As it turns out, these two conditions force x to satisfy a quadratic equation that is equivalent (in modern terms) to setting the derivative, f’(x), equal to 0. Other restorations of Sharaf al-Dīn's analysis of the equations appear in Rashed's Oeuvres Mathématiques and in Ali A. Daffa and John J. Stroyls's Studies in the Exact Sciences in Medieval Islam(1984).

Al-Tūsī Linear Astrolabe. Sharaf al-Din was also the inventor of a linear astrolabe, a single rod with markings on it (sometimes called “the rod of al-Tūusī”). The rod represents the meridian of the planispheric astrolabe, and two threads attached to it, with movable beads on them, can be positioned at various points along the rod to serve in place of the rete (the top plate in the usual planispheric astrolabe, whose pointers indicate the position of certain prominent stars). The rod has a number of scales, one of which represents the intersections of the altitude circles with the meridian. Another represents the intersections with the meridian of concentric circles that are the stereographic projections of the circles containing the beginnings of the zodiacal signs. (See Figure 1.)

Sharaf al-Dīn's student, Kamāl al-Dīin Ibn Yūnus, improved his teacher's linear astrolabe, and AbūAlī alMarrākūshī wrote directions on how to use it. Although the instrument was known in al-Andalus (the Arab-controlled areas of the Iberian Peninsula), it was not, apparently, transmitted to the rest of Europe. Nor was it very popular in medieval Islam; Najm al-Dīn al-Misrī gave a very confused discussion of it in his Treatise on Astronomical Instruments.

Al-Tūsī on Geometrical Dissection. Sharaf al-Dīn's connection with the practical arts in Islam is witnessed by a problem that may have originated in his experience teaching the carpenter, Abūal-Fadl, in Damascus, who, according to Ibn Abū Usaibi‘a, had become a devoted student of the writings of Euclid and Ptolemy. (Although the latter did not say so, the fact that Abu al-Fadl had studied the works at the beginning and end of the standard curriculum of medieval Islamic instruction in the exact sciences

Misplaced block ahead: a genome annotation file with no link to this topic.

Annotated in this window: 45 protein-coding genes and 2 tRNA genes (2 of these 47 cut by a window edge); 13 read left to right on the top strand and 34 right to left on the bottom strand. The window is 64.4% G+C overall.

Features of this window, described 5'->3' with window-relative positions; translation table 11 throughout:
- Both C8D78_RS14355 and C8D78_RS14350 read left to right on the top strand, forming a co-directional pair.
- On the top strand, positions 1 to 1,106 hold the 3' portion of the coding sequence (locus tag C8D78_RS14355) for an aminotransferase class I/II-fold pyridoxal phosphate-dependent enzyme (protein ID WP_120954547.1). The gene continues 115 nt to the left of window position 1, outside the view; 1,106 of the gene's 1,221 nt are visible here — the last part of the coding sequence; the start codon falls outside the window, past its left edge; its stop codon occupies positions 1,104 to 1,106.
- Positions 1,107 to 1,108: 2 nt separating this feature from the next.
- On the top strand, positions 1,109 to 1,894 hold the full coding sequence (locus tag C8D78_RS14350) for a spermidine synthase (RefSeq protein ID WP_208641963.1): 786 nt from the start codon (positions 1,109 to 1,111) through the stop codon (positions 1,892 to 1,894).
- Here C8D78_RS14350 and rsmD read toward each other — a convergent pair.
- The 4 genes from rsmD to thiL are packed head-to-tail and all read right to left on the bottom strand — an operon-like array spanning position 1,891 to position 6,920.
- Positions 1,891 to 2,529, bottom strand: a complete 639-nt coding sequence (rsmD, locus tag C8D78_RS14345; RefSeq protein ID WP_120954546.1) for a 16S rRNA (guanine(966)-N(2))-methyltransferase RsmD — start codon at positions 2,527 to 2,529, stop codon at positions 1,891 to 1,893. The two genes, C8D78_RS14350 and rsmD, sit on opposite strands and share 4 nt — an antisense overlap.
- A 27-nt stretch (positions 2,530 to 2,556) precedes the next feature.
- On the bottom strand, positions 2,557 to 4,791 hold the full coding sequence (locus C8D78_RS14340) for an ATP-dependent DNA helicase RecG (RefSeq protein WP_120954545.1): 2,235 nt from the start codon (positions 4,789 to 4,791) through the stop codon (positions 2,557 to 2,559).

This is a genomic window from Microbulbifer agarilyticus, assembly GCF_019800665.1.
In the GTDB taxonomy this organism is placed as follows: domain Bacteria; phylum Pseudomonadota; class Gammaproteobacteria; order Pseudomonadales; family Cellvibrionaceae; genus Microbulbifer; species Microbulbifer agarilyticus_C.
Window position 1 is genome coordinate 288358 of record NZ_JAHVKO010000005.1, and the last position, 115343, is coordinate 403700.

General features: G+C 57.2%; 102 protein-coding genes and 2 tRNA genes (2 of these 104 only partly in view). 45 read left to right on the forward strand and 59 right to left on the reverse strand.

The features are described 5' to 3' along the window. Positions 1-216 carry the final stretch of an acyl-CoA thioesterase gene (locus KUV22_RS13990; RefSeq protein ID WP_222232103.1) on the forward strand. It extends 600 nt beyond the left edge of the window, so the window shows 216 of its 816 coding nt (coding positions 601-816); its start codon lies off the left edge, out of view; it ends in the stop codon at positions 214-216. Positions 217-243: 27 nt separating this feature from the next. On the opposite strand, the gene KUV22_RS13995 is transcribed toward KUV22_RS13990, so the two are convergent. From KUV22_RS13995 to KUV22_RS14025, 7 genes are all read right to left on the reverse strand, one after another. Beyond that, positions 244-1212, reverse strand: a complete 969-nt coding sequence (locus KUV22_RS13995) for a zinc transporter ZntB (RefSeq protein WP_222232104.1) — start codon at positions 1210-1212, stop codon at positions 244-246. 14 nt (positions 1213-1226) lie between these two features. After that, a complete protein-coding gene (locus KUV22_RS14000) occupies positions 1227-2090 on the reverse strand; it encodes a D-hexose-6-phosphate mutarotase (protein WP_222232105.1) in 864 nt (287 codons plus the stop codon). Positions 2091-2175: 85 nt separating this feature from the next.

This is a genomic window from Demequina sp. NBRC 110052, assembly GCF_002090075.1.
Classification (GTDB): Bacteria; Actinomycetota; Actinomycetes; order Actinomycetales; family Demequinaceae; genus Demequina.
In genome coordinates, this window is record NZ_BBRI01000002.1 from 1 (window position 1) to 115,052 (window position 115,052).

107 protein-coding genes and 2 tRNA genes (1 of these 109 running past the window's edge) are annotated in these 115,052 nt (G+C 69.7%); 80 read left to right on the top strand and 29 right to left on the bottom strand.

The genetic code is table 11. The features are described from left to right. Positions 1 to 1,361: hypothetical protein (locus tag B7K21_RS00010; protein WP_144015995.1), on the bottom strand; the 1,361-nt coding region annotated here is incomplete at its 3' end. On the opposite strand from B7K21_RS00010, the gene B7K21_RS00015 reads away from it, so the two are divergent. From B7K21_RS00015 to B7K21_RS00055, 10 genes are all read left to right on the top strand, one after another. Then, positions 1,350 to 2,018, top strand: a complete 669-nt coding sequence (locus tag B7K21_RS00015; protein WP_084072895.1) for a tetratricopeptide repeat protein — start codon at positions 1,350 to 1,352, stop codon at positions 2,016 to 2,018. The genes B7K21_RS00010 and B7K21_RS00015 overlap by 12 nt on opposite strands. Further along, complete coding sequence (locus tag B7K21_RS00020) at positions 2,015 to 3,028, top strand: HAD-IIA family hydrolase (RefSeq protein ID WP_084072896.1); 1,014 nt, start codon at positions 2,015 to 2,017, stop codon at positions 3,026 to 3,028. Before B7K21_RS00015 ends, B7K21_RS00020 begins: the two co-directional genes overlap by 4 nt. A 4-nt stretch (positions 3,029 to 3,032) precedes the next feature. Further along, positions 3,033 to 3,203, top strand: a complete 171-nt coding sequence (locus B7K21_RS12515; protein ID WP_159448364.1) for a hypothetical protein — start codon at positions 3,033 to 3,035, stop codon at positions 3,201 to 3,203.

indicates that he would also have studied the intermediate works as well, such as Euclid's Phenomena and Theodosius's Spherics.)

The problem Sharaf al-Dīn addressed is that of dissecting a square ABGD of given side AB into one rectangle and three trapezia so that the areas have given ratios to each other. And he solved the problem for the case when the trapezea (beginning from the top and working clockwise in Figure 1) have the ratios 3, 5, and 2 to the rectangle.

The relevance of this kind of problem to problems that a craftsman would encounter in doing medieval Islamic tilings of plane surfaces is clear. That the solution would be of purely theoretical interest as well, however, is shown by Sharaf al-Din's requirement in the construction that a certain line segment be 3,024 times another segment.

In another short work, titled “On Two Lines that Never Meet,” al-Tusi demonstrates that a hyperbola and its asymptotes, however far they are extended, never meet. This property was well-known to medieval Islamic geometers and al-Tusi's reasons for writing the treatise are unclear.

SUPPLEMENTARY BIBLIOGRAPHY

All three of Sharaf al-Dīn al-Tūsī's extant mathematical works can be found in the Oeuvres Mathématiques, edited and translated by Roshdi Rashed. No archive of his work exists; virtually no original manuscripts are extant, and the available medieval copies are spread across a number of libraries in the Islamic and western worlds.

WORKS BY SHARAF AL-DīN AL-TūSī'S

Oeuvres Mathématiques. 2 vols. Edited and translated by Roshdi Rashed. Paris: Belles Lettres, 1986.

OTHER SOURCES

Berggren, J. L. “Innovation and Tradition in Sharaf al-D&imacr;n al-T&umacr;s&imacr;&apos;s al-Mu#&amacr;adal&at.” Journal of the American Oriental Society 110, no. 2 (1990): 304–309.

Daffa, Ali A., and John J. Stroyls. Studies in the Exact Sciences in Medieval Islam. New York; Chichester, U.K.: Wiley, 1984.

Hogendijk, Jan P. “Sharaf al-D&imacr;n al-T&umacr;s&imacr;&imacr; on the Number of Positive Roots of a Cubic Equation.” Historia Mathematica 16, no. 1 (1989): 69–85.

King, David A. In Synchrony with the Heavens: Studies in Astronomical Timekeeping and Instrumentation in Medieval Islamic Civilization. Vol. 2. Leiden, Netherlands; Boston: Brill, 2005.

J. L. Berggren